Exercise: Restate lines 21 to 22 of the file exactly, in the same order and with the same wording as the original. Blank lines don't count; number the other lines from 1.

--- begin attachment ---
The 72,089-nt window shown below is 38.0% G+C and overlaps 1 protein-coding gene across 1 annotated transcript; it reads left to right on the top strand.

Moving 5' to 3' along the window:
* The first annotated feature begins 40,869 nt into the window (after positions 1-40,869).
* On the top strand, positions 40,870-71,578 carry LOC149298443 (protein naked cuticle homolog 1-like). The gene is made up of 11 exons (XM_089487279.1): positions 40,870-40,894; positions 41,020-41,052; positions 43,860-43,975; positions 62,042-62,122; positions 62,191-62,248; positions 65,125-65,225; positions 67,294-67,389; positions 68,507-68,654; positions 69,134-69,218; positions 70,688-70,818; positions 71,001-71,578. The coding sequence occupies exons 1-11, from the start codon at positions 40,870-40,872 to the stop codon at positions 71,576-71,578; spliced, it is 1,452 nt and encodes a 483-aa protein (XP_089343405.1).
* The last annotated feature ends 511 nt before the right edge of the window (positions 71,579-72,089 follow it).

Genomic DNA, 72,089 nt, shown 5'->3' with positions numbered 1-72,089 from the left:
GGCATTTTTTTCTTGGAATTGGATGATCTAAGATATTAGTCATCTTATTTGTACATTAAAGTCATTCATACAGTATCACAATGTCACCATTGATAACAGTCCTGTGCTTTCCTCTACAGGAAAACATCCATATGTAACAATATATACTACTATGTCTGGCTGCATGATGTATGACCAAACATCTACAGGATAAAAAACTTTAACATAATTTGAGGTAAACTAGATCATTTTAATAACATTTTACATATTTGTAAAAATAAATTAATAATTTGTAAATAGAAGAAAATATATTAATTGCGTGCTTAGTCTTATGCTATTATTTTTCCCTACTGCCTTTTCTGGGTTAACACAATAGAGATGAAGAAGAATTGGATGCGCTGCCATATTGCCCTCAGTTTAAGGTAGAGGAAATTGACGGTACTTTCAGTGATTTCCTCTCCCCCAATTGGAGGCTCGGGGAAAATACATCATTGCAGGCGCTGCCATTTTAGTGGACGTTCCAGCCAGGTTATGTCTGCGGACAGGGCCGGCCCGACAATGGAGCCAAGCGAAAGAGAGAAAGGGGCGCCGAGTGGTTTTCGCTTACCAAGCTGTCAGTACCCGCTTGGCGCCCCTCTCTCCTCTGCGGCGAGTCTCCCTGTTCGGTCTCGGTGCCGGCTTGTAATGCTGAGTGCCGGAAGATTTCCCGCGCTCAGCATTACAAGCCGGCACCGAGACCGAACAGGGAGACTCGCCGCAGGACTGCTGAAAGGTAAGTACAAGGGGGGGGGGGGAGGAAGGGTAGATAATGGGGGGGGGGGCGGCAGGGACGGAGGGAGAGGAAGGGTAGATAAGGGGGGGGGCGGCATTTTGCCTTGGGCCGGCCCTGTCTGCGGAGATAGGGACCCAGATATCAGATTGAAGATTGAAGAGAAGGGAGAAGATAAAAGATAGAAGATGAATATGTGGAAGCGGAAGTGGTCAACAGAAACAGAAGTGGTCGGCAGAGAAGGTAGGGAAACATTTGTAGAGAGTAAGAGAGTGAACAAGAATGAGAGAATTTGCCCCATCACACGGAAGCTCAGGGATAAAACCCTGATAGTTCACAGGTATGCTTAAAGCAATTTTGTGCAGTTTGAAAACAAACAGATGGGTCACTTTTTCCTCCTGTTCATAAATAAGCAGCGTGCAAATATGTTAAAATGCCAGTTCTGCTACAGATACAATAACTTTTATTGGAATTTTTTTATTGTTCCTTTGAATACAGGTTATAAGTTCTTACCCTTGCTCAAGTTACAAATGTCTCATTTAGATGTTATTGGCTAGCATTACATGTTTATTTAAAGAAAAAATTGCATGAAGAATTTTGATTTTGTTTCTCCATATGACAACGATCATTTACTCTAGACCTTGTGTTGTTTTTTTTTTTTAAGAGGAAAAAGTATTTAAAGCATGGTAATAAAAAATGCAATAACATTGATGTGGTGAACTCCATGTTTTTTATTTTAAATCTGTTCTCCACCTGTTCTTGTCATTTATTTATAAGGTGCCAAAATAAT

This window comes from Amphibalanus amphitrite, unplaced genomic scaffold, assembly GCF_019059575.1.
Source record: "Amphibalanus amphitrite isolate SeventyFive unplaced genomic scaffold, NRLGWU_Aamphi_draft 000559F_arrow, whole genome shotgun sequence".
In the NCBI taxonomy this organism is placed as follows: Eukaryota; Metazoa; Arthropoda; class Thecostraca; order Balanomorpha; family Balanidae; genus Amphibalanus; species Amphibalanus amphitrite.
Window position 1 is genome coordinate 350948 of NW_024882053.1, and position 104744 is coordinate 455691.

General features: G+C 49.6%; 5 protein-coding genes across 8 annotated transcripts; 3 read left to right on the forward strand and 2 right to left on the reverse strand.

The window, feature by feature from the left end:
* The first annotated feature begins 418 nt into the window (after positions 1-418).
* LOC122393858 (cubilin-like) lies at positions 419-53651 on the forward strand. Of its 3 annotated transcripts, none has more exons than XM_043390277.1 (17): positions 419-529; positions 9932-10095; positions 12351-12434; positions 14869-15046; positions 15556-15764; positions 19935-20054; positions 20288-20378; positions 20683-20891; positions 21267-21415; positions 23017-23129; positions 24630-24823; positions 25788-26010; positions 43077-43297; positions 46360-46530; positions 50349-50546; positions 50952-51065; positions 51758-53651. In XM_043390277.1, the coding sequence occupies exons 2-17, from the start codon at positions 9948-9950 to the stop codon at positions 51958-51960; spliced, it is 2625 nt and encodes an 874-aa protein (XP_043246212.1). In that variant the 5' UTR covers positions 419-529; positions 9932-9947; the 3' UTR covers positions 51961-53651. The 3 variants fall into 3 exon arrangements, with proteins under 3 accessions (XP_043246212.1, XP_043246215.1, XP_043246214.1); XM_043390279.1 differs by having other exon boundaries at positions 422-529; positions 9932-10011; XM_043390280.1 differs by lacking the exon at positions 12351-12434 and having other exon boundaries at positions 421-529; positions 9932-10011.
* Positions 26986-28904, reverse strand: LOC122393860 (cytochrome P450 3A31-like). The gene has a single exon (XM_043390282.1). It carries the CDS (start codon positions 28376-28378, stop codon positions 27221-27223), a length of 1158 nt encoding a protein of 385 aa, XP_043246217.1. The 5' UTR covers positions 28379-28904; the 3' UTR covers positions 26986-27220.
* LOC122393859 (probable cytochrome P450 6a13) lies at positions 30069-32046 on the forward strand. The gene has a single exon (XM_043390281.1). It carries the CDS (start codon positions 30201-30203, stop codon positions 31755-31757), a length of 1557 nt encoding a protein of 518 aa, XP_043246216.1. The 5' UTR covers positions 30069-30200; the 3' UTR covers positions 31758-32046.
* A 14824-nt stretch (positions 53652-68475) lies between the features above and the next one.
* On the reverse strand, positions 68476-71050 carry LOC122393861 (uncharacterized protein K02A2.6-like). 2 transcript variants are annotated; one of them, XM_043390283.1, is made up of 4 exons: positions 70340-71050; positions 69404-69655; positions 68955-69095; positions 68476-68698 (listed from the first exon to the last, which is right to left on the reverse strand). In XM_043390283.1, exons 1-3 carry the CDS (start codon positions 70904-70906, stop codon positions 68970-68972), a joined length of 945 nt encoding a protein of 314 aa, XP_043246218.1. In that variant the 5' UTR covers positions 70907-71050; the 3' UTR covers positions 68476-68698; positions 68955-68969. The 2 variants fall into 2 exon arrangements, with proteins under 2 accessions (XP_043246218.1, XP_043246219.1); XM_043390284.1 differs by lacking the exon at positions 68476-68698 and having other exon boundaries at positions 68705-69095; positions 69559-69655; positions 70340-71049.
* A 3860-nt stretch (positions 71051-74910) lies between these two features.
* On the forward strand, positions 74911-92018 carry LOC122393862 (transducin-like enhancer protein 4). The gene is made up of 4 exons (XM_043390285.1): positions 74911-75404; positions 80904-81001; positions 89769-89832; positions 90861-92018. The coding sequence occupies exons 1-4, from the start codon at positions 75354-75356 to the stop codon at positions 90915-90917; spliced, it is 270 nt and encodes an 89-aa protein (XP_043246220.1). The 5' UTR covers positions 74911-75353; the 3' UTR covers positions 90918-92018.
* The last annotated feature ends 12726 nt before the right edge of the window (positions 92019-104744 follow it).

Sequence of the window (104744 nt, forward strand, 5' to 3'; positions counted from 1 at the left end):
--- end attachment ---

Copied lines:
* On the forward strand, positions 74911-92018 carry LOC122393862 (transducin-like enhancer protein 4). The gene is made up of 4 exons (XM_043390285.1): positions 74911-75404; positions 80904-81001; positions 89769-89832; positions 90861-92018. The coding sequence occupies exons 1-4, from the start codon at positions 75354-75356 to the stop codon at positions 90915-90917; spliced, it is 270 nt and encodes an 89-aa protein (XP_043246220.1). The 5' UTR covers positions 74911-75353; the 3' UTR covers positions 90918-92018.
* The last annotated feature ends 12726 nt before the right edge of the window (positions 92019-104744 follow it).